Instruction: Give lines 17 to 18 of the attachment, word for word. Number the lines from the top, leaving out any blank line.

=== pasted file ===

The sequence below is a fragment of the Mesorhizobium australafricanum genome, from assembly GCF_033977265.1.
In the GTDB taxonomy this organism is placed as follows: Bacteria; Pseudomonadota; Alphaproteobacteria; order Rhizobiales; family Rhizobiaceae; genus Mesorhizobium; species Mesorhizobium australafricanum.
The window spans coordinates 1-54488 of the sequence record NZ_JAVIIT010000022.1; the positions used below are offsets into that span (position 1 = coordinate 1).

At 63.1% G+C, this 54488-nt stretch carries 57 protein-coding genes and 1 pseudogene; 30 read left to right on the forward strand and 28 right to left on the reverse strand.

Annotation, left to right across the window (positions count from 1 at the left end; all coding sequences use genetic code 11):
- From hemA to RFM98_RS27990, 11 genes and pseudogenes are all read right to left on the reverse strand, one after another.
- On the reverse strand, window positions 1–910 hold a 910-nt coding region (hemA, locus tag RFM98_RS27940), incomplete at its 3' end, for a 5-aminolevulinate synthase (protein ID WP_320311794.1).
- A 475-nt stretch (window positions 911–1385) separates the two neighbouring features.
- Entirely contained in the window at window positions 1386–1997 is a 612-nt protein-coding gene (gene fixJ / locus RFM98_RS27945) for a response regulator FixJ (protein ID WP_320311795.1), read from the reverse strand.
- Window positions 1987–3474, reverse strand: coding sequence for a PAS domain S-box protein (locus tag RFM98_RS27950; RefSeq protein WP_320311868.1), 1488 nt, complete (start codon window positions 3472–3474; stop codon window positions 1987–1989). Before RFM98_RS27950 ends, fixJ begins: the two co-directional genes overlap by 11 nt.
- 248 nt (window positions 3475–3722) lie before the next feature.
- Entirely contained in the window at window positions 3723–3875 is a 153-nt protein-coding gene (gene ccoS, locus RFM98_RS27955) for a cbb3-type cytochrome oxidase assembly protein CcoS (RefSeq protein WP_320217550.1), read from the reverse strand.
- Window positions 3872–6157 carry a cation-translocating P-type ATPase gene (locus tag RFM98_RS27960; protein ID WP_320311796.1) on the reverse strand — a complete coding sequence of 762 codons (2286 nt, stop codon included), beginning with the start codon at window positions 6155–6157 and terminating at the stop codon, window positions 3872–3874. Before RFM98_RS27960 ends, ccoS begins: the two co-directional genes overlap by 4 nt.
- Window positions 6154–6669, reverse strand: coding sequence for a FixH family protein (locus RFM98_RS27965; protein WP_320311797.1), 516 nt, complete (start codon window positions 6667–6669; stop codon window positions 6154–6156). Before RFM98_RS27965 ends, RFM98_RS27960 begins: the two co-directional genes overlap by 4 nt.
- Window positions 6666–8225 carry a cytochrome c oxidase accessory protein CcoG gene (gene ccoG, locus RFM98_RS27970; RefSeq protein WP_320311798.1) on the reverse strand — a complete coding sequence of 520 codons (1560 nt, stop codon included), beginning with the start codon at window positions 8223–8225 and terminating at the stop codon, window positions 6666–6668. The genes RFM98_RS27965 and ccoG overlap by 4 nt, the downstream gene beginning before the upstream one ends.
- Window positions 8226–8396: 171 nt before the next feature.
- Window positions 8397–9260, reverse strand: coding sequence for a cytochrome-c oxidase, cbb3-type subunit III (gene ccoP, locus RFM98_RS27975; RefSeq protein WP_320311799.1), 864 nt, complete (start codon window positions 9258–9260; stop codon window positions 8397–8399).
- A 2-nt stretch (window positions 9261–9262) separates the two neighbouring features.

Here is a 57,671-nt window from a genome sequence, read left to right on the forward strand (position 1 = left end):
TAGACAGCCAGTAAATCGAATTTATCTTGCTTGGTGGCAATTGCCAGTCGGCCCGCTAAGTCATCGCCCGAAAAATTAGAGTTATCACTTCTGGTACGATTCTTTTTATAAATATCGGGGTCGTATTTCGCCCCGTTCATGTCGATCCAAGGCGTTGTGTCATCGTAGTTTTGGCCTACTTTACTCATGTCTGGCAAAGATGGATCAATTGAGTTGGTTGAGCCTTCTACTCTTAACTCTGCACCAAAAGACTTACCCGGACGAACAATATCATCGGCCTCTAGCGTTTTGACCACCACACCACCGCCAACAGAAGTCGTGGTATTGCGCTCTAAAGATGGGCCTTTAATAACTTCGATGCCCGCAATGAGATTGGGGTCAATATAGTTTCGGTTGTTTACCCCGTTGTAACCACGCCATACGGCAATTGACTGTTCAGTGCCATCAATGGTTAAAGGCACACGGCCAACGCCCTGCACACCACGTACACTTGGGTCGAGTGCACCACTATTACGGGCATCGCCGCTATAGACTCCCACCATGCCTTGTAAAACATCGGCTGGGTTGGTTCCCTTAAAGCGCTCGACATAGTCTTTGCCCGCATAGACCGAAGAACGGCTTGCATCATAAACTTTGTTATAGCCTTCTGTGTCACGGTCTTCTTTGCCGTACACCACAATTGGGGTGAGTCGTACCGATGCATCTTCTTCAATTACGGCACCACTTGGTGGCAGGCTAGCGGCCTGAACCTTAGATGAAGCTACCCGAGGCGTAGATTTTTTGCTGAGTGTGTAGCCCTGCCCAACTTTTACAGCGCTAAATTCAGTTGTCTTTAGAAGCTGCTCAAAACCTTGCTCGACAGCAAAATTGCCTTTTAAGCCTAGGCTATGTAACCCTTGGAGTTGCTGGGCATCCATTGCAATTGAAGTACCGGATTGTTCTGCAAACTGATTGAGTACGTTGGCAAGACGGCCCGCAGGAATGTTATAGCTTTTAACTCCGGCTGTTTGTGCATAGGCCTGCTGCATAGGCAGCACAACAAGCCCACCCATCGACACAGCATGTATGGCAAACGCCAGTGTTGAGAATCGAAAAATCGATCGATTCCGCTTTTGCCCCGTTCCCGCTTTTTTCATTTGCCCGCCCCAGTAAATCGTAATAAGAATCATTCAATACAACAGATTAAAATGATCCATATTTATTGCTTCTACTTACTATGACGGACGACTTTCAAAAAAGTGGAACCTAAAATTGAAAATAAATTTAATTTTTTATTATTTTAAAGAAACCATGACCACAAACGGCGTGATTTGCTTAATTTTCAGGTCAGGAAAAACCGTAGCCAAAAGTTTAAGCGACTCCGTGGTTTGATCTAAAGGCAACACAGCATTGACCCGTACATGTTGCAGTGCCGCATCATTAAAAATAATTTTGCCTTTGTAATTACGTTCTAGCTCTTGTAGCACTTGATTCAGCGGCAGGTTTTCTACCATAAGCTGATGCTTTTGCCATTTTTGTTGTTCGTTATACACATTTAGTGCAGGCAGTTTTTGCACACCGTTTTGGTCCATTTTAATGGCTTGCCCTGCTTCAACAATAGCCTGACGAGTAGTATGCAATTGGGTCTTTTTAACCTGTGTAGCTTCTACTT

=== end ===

- Window positions 8397–9260, reverse strand: coding sequence for a cytochrome-c oxidase, cbb3-type subunit III (gene ccoP, locus RFM98_RS27975; RefSeq protein WP_320311799.1), 864 nt, complete (start codon window positions 9258–9260; stop codon window positions 8397–8399).
- A 2-nt stretch (window positions 9261–9262) separates the two neighbouring features.